Fred’s back, with another Eastertide hymn that isn’t actually an Easter hymn. This one was published in 1904, and set to a 19th century English tune called Lancashire.
To be clear: I really like this hymn text. And I love that Hosmer thought to include Passover in his text. And even more, I used this as the title of my 2015 Easter sermon. I love that Hosner’s words focus on joy and life eternal.
O day of light and gladness, of prophecy and song,
what thoughts within us waken, what hallowed mem’ries throng!
The soul’s horizon widens, past, present, future blend;
and rises on our vision the life that has no end.
Earth feels the season’s joyance; from mountain range to sea
the tides of life are flowing, fresh, manifold, and free.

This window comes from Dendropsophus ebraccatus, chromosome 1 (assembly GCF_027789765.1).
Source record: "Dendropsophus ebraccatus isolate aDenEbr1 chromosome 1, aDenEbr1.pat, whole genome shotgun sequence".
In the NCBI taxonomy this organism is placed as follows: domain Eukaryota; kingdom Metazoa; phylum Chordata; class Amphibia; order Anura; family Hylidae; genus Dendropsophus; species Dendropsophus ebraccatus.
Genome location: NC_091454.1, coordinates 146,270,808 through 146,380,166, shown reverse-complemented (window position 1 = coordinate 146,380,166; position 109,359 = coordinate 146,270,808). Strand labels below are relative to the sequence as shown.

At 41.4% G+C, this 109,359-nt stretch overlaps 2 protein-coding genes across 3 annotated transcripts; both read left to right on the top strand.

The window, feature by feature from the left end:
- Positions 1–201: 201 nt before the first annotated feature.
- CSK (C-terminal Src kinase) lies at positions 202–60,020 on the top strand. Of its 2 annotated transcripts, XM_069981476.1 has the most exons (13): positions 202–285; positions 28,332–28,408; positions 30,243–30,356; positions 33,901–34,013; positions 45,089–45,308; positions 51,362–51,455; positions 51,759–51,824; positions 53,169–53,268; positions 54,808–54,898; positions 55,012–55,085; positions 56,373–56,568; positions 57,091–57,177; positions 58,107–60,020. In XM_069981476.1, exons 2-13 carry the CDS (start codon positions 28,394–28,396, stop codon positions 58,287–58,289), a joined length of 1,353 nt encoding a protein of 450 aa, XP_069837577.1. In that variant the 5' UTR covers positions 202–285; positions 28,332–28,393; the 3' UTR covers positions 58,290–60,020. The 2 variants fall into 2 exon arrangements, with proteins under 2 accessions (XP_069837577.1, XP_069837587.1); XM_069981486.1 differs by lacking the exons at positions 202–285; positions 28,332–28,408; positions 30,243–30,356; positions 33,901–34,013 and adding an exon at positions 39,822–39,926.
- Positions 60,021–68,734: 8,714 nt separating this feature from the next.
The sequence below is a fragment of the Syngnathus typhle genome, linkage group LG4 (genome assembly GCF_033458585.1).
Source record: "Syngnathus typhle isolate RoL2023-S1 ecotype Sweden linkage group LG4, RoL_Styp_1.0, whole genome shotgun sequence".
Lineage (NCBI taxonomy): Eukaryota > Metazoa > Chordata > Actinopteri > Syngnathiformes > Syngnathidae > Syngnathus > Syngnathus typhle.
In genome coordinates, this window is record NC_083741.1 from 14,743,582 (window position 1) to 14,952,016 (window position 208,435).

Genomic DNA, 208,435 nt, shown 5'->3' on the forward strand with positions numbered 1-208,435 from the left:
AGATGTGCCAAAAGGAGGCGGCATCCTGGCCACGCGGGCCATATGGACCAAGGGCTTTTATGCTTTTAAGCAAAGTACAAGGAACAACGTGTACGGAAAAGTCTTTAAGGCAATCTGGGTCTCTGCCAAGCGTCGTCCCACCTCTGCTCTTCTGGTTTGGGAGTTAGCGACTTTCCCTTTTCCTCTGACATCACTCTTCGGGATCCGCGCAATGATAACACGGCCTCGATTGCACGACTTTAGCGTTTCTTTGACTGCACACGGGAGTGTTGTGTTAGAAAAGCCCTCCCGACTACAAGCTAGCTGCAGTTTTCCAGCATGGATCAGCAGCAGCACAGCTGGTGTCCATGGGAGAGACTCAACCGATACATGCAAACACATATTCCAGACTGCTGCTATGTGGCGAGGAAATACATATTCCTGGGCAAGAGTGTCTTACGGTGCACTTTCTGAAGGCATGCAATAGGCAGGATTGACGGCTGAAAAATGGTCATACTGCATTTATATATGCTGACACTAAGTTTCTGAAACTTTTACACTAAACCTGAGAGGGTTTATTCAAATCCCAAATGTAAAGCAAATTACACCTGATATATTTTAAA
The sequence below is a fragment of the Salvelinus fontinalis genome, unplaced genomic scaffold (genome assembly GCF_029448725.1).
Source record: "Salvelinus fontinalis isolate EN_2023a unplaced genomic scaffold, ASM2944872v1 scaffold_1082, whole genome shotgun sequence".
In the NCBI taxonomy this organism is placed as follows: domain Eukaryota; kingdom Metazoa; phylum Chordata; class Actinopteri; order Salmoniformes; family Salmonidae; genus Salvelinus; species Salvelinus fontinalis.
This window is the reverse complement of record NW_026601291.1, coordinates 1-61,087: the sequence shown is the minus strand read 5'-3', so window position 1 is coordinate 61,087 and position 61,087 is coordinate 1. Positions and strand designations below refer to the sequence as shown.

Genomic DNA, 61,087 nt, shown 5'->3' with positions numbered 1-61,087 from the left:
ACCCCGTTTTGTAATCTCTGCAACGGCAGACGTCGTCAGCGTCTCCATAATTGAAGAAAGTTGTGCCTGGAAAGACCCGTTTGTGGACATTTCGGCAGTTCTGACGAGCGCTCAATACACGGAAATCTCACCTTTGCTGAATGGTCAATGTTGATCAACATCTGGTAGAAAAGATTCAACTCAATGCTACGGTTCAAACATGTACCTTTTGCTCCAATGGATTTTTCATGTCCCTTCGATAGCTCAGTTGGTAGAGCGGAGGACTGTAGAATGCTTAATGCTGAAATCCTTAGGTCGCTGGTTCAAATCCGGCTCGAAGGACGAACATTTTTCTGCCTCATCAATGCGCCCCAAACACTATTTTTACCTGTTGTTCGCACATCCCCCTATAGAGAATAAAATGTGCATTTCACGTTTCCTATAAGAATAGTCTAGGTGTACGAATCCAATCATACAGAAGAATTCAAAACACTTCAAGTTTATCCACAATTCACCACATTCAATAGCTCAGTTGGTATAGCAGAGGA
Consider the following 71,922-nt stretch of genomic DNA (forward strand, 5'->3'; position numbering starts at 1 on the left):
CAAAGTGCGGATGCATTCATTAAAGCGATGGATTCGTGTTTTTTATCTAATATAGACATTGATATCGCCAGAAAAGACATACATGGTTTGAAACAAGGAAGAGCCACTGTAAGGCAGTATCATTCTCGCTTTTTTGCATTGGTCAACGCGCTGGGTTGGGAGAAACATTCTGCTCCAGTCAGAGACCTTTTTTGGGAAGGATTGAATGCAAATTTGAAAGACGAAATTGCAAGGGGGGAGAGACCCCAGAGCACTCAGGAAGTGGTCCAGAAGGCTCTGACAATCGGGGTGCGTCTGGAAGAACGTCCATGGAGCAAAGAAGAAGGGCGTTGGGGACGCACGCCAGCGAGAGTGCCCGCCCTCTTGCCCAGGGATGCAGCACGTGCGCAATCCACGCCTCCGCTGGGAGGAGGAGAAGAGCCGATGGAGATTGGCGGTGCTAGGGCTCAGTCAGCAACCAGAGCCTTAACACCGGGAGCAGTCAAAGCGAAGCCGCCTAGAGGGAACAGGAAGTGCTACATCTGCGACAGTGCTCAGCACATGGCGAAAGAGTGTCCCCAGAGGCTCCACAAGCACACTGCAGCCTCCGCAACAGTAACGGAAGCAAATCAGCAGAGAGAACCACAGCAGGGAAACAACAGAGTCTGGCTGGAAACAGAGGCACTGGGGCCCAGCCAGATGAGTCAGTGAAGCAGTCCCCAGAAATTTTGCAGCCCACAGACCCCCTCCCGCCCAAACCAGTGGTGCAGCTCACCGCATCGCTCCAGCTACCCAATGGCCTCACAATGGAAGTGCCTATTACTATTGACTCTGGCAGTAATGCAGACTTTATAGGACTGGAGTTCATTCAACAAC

In valley and on upland, by forest pathways dim,
all nature lifts in chorus the resurrection hymn.
O Dawn of life eternal, to thee our hearts up-raise
the Easter song of gladness, the Passover of praise.
Thine are the many mansions, the dead die not to thee,
who fillest from thy fullness time and eternity.
I also know that members of the congregation I’ve been serving feel like they can access the Easter message in this hymn without having to be invested in the Resurrection… which I call a win.
I know this one will feature in my upcoming conversation with Michael Tino (tentatively scheduled for Wednesday – look for a Hymn by Hymn Extra) – because I know I have questions about how we treat a central part of Christianity, and I know Michael has opinions. In the meantime, sing away – this one’s joyful and a bit of an earworm.